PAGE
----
Cape Town - Amidst some understandable
fanfare in his home country, strike bowler James Anderson recently became the
first Englishman to advance to 400 Test wickets.
He ended the second and final home Test
against New Zealand (a series shared 1-1) with 403 scalps, having reached the
400 landmark in that Headingley tussle - his 104th appearance for
It also made him the 10th
fastest bowler of all time to reach 400 in match terms, only marginally behind
the lone South African thus far, the retired Shaun Pollock (103 games to the
landmark) in ninth.
But next month a certain Dale Steyn looks
well set to bust into the “400 club” as well, and probably do so in spectacular
second position in stealth terms behind Sri Lankan legend Muttiah Muralitharan
(72 Tests); he would also become just the 13th cricketer in history
to reach the figure regardless of time taken to achieve it.
Steyn requires four wickets to reach 400
from his current 396 secured in 78 Tests, and if he gets that tally in his 79th
- the first of two clashes with Bangladesh in Chittagong, from July 21-25 - will
force New Zealand’s Sir Richard Hadlee down to third as he needed 80 Tests to
The portents seem pretty good for the Phalaborwa
Express, as the last and only previous time he played a Test there, in 2008, he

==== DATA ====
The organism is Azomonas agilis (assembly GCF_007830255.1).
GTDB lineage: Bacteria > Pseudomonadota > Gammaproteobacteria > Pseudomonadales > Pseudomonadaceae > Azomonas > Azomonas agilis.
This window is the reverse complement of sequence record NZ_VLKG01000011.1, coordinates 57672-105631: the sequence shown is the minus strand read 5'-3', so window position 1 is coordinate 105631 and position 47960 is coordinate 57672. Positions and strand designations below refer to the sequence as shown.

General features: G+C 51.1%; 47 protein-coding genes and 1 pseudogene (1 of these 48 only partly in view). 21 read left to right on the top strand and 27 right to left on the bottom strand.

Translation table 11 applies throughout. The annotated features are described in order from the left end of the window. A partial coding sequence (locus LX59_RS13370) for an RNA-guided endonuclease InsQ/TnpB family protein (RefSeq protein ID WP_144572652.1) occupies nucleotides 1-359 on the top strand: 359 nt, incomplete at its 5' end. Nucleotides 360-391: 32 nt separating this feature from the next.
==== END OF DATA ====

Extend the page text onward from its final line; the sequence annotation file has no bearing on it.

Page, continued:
earned match figures of seven for 101 in a huge Proteas win and is generally
very comfortable bowling in the unfavourable conditions of the Subcontinent.
At the same time, he would only
re-emphasise the statistical dominance he commands over Anderson, whose Test
career has roughly paralleled his as they are only a year or so apart in age -
Steyn will turn 32 later this month and his English rival 33 in July.
The issue has attracted great prominence
over the last couple of years, given that current England captain Alastair Cook
is just one of several prominent people from those shores to have contended
that Anderson is at least the equal of Steyn.
Former England bowling coach David Saker in
2013 even described Anderson as “the most skilful (Test) bowler in the world”.
There is very little statistical
ammunition, however, to back up Saker’s belief, not least the most trusted and
powerful yardstick of all - a bowler’s average.
Here Steyn continues to hold the aces in a
major way, his career Test average standing at 22.55 whilst Anderson’s has
dipped a tad to 29.42 after the New Zealand mini-series in which he averaged a
fairly costly 43.
Anderson does continue to hold a slight
edge for economy, as his rate stands at 3.05, compared with Steyn’s 3.25.
But in reaching the previous major Test
wickets landmark - 300 - Steyn was joint third-quickest of all time there,
whereas Anderson came in joint-22nd.
As for the 200 milestone, the South African
was fourth swiftest to it, and Anderson joint-48th.
In Chittagong next month, Steyn ought to deliver
another heavy statistical punch at the expense of “Jimmy” Anderson, reaching
400 wickets in a whole 25 Tests fewer than it took the man from Burnley.
It would almost seem a good reason to call
off the bout, wouldn’t it?
Both are magnificent bowlers and
competitors. Only Steyn simply continues to deliver better numbers ...
our chief writer on Twitter: @RobHouwing